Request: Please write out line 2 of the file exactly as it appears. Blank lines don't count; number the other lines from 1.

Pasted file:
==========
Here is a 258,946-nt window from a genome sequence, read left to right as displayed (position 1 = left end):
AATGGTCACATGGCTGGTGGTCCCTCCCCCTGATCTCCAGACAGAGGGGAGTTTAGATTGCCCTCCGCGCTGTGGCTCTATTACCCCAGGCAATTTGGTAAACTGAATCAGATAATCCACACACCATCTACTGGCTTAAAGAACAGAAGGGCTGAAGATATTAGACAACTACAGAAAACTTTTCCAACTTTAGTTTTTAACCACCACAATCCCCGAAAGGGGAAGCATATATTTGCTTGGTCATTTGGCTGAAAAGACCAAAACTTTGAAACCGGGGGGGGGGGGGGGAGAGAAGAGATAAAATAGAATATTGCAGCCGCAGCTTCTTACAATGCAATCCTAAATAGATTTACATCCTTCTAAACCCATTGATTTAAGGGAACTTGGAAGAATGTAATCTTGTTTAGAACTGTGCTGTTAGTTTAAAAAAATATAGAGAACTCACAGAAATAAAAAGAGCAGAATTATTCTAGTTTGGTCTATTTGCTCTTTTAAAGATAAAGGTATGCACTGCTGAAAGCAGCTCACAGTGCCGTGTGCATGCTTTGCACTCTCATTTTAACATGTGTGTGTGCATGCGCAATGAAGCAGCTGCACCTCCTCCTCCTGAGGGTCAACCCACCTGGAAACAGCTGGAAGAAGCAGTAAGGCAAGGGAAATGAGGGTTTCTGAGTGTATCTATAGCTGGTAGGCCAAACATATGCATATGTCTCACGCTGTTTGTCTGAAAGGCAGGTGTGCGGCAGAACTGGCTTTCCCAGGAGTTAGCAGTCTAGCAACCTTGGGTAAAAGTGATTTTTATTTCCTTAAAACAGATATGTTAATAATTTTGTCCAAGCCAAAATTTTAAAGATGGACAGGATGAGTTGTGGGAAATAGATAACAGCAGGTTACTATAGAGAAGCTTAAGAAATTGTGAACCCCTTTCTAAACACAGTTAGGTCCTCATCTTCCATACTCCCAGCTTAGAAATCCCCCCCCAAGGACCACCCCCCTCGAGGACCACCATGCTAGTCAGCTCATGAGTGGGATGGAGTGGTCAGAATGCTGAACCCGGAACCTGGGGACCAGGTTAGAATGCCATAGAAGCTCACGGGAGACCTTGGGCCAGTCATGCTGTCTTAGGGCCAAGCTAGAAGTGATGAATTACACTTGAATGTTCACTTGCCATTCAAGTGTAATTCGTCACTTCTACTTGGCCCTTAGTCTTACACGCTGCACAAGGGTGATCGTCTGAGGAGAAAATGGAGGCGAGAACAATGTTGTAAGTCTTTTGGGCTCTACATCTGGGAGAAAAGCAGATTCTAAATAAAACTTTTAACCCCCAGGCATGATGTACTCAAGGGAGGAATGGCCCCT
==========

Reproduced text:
AATGGTCACATGGCTGGTGGTCCCTCCCCCTGATCTCCAGACAGAGGGGAGTTTAGATTGCCCTCCGCGCTGTGGCTCTATTACCCCAGGCAATTTGGTAAACTGAATCAGATAATCCACACACCATCTACTGGCTTAAAGAACAGAAGGGCTGAAGATATTAGACAACTACAGAAAACTTTTCCAACTTTAGTTTTTAACCACCACAATCCCCGAAAGGGGAAGCATATATTTGCTTGGTCATTTGGCTGAAAAGACCAAAACTTTGAAACCGGGGGGGGGGGGGGGAGAGAAGAGATAAAATAGAATATTGCAGCCGCAGCTTCTTACAATGCAATCCTAAATAGATTTACATCCTTCTAAACCCATTGATTTAAGGGAACTTGGAAGAATGTAATCTTGTTTAGAACTGTGCTGTTAGTTTAAAAAAATATAGAGAACTCACAGAAATAAAAAGAGCAGAATTATTCTAGTTTGGTCTATTTGCTCTTTTAAAGATAAAGGTATGCACTGCTGAAAGCAGCTCACAGTGCCGTGTGCATGCTTTGCACTCTCATTTTAACATGTGTGTGTGCATGCGCAATGAAGCAGCTGCACCTCCTCCTCCTGAGGGTCAACCCACCTGGAAACAGCTGGAAGAAGCAGTAAGGCAAGGGAAATGAGGGTTTCTGAGTGTATCTATAGCTGGTAGGCCAAACATATGCATATGTCTCACGCTGTTTGTCTGAAAGGCAGGTGTGCGGCAGAACTGGCTTTCCCAGGAGTTAGCAGTCTAGCAACCTTGGGTAAAAGTGATTTTTATTTCCTTAAAACAGATATGTTAATAATTTTGTCCAAGCCAAAATTTTAAAGATGGACAGGATGAGTTGTGGGAAATAGATAACAGCAGGTTACTATAGAGAAGCTTAAGAAATTGTGAACCCCTTTCTAAACACAGTTAGGTCCTCATCTTCCATACTCCCAGCTTAGAAATCCCCCCCCAAGGACCACCCCCCTCGAGGACCACCATGCTAGTCAGCTCATGAGTGGGATGGAGTGGTCAGAATGCTGAACCCGGAACCTGGGGACCAGGTTAGAATGCCATAGAAGCTCACGGGAGACCTTGGGCCAGTCATGCTGTCTTAGGGCCAAGCTAGAAGTGATGAATTACACTTGAATGTTCACTTGCCATTCAAGTGTAATTCGTCACTTCTACTTGGCCCTTAGTCTTACACGCTGCACAAGGGTGATCGTCTGAGGAGAAAATGGAGGCGAGAACAATGTTGTAAGTCTTTTGGGCTCTACATCTGGGAGAAAAGCAGATTCTAAATAAAACTTTTAACCCCCAGGCATGATGTACTCAAGGGAGGAATGGCCCCT